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The "Alliance for Brazil" aims to fight "communism, globalism and any ideology that is against the natural order." The far-right leader is hoping to regain the trust of evangelical voters.
President Jair Bolsonaro announced the launch of his new political party at a ceremony in the Brazilian capital on Thursday.
Hundreds of supporters turned up outside a Brasilia hotel to listen to Bolsonaro's pledge to push forward Christian values and the fight against corruption at the first meeting of his Alliance for Brazil (APB) party.
The move comes after his declining popularity in the right-wing Social Liberal Party (PSL).
The APB revealed that Bolsonaro would head the party while his eldest son, Senator Flavio Bolsonaro, will be its first vice president.
"The results are showing, we have never had such low interest rates," Bolsonaro said to a crowd of cheering supporters.
The party platform "recognizes God's place in the life, history and soul of the Brazilian people," is anti-abortion, rejects "socialism and communism," and supports the right to possess firearms.
Read more: Brazil: Bolsonaro's broken promises
To compete in municipal elections next year, the new party must now collect 500,000 signatures by the end of April. The signatures must then be audited and certified by the Supreme Electoral Tribunal.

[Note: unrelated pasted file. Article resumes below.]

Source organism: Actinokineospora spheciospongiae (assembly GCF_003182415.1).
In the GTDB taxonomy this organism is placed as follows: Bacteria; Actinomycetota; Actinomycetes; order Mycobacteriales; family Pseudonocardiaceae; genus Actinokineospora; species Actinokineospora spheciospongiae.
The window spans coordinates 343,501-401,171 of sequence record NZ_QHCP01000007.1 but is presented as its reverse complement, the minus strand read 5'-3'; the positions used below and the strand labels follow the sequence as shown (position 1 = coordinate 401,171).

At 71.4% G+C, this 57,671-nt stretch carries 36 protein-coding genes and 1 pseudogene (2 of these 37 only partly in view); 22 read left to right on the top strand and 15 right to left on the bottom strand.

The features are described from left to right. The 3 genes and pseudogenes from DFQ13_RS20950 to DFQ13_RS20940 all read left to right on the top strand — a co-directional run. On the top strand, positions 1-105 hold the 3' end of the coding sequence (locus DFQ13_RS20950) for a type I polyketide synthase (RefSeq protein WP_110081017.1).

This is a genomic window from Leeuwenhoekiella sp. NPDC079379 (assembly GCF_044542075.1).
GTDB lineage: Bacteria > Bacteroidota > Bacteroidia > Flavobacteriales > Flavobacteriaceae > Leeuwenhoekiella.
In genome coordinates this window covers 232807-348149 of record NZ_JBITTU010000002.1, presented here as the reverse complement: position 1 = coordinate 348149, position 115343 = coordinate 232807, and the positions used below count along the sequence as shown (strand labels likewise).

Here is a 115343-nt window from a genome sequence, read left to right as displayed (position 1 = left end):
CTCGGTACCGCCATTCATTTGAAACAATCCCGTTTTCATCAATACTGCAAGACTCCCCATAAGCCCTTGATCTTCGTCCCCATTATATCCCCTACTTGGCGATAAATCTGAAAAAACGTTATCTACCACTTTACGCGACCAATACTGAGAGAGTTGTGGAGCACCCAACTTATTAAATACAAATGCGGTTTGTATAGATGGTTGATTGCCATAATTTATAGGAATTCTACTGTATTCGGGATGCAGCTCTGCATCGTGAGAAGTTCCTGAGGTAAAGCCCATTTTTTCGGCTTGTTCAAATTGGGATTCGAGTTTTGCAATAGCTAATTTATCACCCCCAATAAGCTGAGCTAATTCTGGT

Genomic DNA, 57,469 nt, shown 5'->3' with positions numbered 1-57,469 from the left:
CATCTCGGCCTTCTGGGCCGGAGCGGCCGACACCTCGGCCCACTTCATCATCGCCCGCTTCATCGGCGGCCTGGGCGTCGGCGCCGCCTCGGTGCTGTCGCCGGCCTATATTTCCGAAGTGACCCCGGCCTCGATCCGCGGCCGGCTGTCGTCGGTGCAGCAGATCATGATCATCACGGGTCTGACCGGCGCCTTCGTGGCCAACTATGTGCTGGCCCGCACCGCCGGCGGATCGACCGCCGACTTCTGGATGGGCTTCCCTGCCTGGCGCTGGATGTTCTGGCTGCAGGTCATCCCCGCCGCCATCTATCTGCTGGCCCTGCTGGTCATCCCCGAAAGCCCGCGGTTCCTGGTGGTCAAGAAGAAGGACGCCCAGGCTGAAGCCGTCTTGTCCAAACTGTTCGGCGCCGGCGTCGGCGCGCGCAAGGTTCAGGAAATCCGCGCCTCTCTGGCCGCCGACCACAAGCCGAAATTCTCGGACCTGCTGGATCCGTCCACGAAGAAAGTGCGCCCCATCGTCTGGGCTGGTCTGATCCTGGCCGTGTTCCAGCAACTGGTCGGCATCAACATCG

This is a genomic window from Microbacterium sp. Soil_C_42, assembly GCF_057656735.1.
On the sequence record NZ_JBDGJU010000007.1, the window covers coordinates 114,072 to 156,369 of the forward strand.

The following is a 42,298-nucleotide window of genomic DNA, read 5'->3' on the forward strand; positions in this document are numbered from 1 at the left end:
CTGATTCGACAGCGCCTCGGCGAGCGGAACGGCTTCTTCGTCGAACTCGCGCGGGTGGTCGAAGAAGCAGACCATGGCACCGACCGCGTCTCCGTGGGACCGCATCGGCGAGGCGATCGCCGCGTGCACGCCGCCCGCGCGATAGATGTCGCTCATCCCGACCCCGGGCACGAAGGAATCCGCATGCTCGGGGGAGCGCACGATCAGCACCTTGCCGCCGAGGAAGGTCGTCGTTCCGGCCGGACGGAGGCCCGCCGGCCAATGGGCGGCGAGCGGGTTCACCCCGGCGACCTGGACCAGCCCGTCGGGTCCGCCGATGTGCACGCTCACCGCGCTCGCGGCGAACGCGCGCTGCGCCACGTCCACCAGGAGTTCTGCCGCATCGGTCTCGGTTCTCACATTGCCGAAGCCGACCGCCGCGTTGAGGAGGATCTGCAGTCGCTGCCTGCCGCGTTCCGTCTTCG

"It's a bit kamikaze what they're trying to do," said Daniel Falcao, a professor of electoral law at the University of Sao Paulo. "I don't think it's impossible, but it will take a lot of work to get the signatures in time and get them analyzed."
Why has Bolsonaro created his own party?
"What Bolsonaro is trying to create is a personal vehicle, which is very much in line with populist leaders in Latin America," Cas Mudde, a political scientist at the University of Georgia, told DW.
"Bolsonaro came to power in a kind of a coalition with another party, which he couldn't completely control. And he is trying to capture the momentum to create a party that he fully controls. With his own party, he is trying to create a loyal bloc in Congress," he added.
The president's move is still a risk. His decision to depart from the PSL and form a new conservative party threatens to further fragment his position in Brazilian politics.
It's the ninth time the 64-year-old has changed parties in his three-decade political career.
What does Bolsonaro stand for?
The retired military officer gained the support of conservative white evangelical voters to win last year's election on his promises to stop the legalization of abortion, gay marriage and the use of marijuana.
"Most of the time, the extreme right refers to the decline of the nation," said Mudde. "It is as if the nation is degenerating, something almost racial. Bolsonaro has a strong religious discourse, especially because of the role of the evangelicals, which explains his focus on 'moral degeneration.'"
Bolsonaro's relationship with PSL leaders has deteriorated in recent months as they fought for control over its substantial campaign funds.
However, he hopes a majority of the PSL's 53 lawmakers and three senators will follow him to his new party. He also hopes to mobilize his social media following to formalize the new party. However, under Brazilian electoral laws, the signatures have to be collected physically on paper.
Speaking to reporters, Bolsonaro said if the electoral court does not allow digital signatures, the APB will not compete in next year's campaign because there will not be enough time to gather the signatures and register the party.
mvb/rt (dpa, Reuters)